Daleyv.McKoy

UNITED STATES COURT OF APPEALS FOR THE NINTH CIRCUITJul 10, 2019
No. 18-35540 (9th Cir. Jul. 10, 2019)

No. 18-35540

07-10-2019

WENDY DALEY, Plaintiff-Appellant, v. BRENDEN MCKOY et al., Defendants-Appellees.


NOT FOR PUBLICATION

D.C. No. 3:17-cv-00718-BR MEMORANDUM and ORDER Appeal from the United States District Court for the District of Oregon
Anna J. Brown, District Judge, Presiding Submitted July 8, 2019 Portland, Oregon Before: FERNANDEZ, GRABER, and OWENS, Circuit Judges.

This disposition is not appropriate for publication and is not precedent except as provided by Ninth Circuit Rule 36-3.

The panel unanimously concludes that this case is suitable for decision without oral argument. Fed. R. App. P. 34(a)(2).

Plaintiff Wendy Daley appeals the summary judgment entered against her on her claims of an unconstitutional arrest, false arrest, and negligence. On de novo review, and viewing the evidence in the light most favorable to Plaintiff, King v. County of Los Angeles, 885 F.3d 548, 556 (9th Cir. 2018), we affirm.

1. The Defendant Officers had probable cause to arrest Plaintiff because they had "reasonably trustworthy information sufficient to lead a person of reasonable caution to believe" that Plaintiff had violated Oregon Revised Statute section 811.700 by backing into someone else's vehicle and leaving the scene without providing her name and insurance information. John v. City of El Monte, 515 F.3d 936, 940 (9th Cir. 2008) (internal quotation marks omitted). We consider all the circumstances known to the officers at the time of the arrest. Velazquez v. City of Long Beach, 793 F.3d 1010, 1018 (9th Cir. 2015). Plaintiff's license plate matched the number reported to the 911 dispatcher, she resembled the person seen in security footage who reportedly had backed into someone else's car, and her car had damage on its rear bumper consistent with having backed into another vehicle. Certainty is not required to establish probable cause. United States v. Lopez, 482 F.3d 1067, 1078 (9th Cir. 2007). Accordingly, a reasonable jury could not find that the Defendant Officers lacked probable cause, and summary judgment on Plaintiff's 42 U.S.C. § 1983 claim of an unconstitutional arrest was proper.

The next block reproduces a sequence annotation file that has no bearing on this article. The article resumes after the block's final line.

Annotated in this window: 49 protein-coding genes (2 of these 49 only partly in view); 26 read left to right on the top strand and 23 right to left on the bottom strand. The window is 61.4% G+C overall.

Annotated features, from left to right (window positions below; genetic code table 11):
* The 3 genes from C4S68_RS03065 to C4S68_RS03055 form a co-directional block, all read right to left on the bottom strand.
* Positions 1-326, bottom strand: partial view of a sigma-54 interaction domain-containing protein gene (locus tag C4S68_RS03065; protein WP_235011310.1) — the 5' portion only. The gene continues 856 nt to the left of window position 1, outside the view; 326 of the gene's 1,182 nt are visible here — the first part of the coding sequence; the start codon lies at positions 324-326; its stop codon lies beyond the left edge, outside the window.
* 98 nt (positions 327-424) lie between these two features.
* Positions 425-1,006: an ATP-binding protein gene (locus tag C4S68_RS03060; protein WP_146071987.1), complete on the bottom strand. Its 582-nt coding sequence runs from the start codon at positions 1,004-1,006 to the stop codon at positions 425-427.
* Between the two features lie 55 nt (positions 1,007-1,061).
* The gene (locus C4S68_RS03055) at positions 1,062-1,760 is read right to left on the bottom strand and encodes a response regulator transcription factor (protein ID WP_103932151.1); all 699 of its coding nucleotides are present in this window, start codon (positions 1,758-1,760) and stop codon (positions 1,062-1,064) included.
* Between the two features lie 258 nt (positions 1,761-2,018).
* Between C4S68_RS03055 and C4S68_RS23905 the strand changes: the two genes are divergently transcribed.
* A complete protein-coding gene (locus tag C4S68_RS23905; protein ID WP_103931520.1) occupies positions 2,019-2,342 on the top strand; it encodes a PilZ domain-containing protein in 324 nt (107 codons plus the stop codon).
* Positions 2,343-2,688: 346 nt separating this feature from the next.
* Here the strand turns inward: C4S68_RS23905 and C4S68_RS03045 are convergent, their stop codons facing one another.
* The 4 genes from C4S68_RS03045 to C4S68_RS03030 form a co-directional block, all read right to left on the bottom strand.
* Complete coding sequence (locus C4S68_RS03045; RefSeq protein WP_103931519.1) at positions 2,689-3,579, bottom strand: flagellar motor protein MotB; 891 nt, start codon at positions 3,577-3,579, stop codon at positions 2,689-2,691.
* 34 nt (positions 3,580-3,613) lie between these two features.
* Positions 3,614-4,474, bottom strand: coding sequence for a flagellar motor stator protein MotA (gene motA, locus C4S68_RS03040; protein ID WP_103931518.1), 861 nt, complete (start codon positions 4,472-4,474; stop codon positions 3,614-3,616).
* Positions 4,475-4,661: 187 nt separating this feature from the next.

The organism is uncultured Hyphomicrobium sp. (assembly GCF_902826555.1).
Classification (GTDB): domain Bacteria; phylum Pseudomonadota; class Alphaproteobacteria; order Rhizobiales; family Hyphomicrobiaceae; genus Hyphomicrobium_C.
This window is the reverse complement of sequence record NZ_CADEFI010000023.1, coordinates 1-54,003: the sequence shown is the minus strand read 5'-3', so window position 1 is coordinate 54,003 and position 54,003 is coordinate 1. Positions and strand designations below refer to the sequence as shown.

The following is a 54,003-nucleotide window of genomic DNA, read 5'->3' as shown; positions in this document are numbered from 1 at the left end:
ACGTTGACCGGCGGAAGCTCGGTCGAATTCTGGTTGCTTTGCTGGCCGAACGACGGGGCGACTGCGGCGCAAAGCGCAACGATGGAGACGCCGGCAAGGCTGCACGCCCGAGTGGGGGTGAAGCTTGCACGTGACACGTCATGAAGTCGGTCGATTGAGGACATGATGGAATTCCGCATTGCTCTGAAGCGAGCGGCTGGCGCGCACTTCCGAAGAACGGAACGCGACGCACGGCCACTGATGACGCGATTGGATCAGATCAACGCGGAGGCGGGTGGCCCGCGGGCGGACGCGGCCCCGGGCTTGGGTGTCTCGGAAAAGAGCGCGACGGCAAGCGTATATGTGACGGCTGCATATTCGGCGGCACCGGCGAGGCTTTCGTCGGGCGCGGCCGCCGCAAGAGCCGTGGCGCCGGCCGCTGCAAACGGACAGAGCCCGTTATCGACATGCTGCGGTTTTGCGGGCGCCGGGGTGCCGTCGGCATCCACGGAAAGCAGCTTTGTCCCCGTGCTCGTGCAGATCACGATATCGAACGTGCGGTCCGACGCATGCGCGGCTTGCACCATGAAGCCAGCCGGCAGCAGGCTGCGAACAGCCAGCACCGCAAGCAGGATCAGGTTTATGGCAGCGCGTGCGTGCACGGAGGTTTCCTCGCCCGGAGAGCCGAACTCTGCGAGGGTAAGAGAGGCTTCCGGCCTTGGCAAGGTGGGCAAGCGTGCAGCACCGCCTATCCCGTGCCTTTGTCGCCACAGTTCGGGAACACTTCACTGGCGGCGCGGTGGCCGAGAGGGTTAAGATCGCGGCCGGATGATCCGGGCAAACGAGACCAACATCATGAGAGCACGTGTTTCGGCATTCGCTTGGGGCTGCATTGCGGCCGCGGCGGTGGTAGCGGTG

We therefore decline to consider enhanced security footage to which the Defendant Officers lacked access at the time of the arrest. See John, 515 F.3d at 940 (explaining that the court may not consider facts that became known only after the arrest).

2. Summary judgment also was proper with respect to Plaintiff's state-law claims.

(a) Under Oregon law, probable cause to arrest requires that an officer subjectively believe that the arrested person has committed a crime justifying her seizure and that the officer's belief be objectively reasonable in the circumstances. State v. Miller, 191 P.3d 651, 657 (Or. 2008). The Defendant Officers had probable cause under state law to arrest Plaintiff for having violated section 811.700. Probable cause to arrest bars a claim for false arrest under Oregon law. Miller v. Columbia County, 385 P.3d 1214, 1223 (Or. Ct. App. 2016).

(b) We assume, without deciding, that a plaintiff may pursue a state-law claim of negligence premised on the same facts that underlie a Fourth Amendment claim of arrest without probable cause. Nonetheless Plaintiff's negligence claim fails, because the Defendant Officers behaved reasonably by arresting Plaintiff with probable cause. Not every mistake is actionable. Oregon law did not require the officers to "eliminate all possible lawful explanations for conduct" that appeared to violate the law. Id. at 1222 (internal quotation marks omitted).

We therefore DENY Defendants' motion to certify a question to the Oregon Supreme Court. --------

AFFIRMED.